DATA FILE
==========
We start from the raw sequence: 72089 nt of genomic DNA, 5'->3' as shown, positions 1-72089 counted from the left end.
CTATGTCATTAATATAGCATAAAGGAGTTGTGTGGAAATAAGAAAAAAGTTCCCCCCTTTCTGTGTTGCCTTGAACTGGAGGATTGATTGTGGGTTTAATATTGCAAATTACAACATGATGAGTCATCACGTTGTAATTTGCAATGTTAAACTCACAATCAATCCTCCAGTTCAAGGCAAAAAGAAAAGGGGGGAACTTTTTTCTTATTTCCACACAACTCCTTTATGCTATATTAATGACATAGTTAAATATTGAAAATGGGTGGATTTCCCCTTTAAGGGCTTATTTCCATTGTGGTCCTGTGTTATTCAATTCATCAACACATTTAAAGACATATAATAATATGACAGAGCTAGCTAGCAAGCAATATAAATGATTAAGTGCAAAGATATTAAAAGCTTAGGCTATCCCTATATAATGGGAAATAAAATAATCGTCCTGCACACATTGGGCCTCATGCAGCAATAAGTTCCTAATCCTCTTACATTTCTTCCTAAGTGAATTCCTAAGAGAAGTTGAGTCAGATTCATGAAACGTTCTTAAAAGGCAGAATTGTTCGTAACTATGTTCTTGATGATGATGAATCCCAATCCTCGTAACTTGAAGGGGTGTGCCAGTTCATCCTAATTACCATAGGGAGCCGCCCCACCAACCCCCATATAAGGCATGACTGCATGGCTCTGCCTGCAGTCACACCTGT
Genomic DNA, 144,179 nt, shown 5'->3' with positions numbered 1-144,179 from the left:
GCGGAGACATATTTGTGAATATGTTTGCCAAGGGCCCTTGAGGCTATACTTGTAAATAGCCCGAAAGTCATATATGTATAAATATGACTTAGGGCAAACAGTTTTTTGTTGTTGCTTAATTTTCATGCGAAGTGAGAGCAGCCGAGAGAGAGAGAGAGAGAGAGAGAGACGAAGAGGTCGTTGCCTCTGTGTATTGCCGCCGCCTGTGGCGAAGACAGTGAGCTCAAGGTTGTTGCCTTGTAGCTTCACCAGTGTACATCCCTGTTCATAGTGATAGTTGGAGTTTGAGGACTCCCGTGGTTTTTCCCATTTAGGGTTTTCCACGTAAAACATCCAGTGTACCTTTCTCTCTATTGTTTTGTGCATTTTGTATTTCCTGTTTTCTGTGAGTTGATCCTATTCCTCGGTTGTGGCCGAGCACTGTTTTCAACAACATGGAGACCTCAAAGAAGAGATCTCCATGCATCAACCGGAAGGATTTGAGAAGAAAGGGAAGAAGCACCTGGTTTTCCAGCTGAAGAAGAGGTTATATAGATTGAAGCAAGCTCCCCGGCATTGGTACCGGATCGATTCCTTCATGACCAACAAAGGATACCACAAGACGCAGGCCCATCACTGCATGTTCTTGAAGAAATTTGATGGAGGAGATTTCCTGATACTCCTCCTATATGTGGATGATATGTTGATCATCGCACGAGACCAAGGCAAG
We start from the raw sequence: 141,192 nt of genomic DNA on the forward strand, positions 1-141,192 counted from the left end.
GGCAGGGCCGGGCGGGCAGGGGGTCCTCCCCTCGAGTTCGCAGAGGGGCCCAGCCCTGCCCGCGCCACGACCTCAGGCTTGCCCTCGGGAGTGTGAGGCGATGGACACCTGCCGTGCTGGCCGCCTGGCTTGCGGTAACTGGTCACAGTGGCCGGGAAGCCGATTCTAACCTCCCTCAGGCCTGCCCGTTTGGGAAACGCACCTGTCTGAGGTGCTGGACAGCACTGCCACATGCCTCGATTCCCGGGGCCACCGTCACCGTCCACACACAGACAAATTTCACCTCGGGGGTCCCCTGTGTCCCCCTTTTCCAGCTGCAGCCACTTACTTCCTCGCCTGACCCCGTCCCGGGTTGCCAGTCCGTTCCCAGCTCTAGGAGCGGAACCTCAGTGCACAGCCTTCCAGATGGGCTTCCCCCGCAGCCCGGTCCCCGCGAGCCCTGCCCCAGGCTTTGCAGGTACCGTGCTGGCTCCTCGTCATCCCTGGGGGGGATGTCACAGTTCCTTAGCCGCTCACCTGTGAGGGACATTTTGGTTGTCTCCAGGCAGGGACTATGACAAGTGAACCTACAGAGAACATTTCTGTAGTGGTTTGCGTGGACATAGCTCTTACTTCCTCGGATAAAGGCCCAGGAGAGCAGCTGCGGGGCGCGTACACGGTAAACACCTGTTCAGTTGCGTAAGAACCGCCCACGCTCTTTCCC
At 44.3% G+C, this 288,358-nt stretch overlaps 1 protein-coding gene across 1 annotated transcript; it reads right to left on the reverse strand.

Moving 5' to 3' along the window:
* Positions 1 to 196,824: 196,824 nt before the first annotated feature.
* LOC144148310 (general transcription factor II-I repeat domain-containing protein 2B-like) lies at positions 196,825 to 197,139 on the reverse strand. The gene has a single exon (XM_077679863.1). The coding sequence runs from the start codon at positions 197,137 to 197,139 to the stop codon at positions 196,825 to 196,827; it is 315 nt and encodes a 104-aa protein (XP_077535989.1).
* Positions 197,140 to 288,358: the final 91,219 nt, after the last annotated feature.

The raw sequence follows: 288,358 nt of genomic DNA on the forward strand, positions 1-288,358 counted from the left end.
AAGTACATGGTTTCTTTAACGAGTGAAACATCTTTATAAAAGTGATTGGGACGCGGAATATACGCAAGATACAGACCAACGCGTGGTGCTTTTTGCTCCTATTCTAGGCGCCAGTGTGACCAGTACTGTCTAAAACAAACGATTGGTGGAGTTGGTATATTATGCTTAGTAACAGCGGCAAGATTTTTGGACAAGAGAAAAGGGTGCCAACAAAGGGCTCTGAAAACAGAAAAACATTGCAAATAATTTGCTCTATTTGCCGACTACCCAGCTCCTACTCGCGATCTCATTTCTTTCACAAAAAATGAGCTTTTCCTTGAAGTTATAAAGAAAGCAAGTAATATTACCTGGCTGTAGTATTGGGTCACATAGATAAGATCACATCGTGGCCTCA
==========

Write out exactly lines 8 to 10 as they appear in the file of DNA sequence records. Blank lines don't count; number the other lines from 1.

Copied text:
Moving 5' to 3' along the window:
* Positions 1 to 196,824: 196,824 nt before the first annotated feature.
* LOC144148310 (general transcription factor II-I repeat domain-containing protein 2B-like) lies at positions 196,825 to 197,139 on the reverse strand. The gene has a single exon (XM_077679863.1). The coding sequence runs from the start codon at positions 197,137 to 197,139 to the stop codon at positions 196,825 to 196,827; it is 315 nt and encodes a 104-aa protein (XP_077535989.1).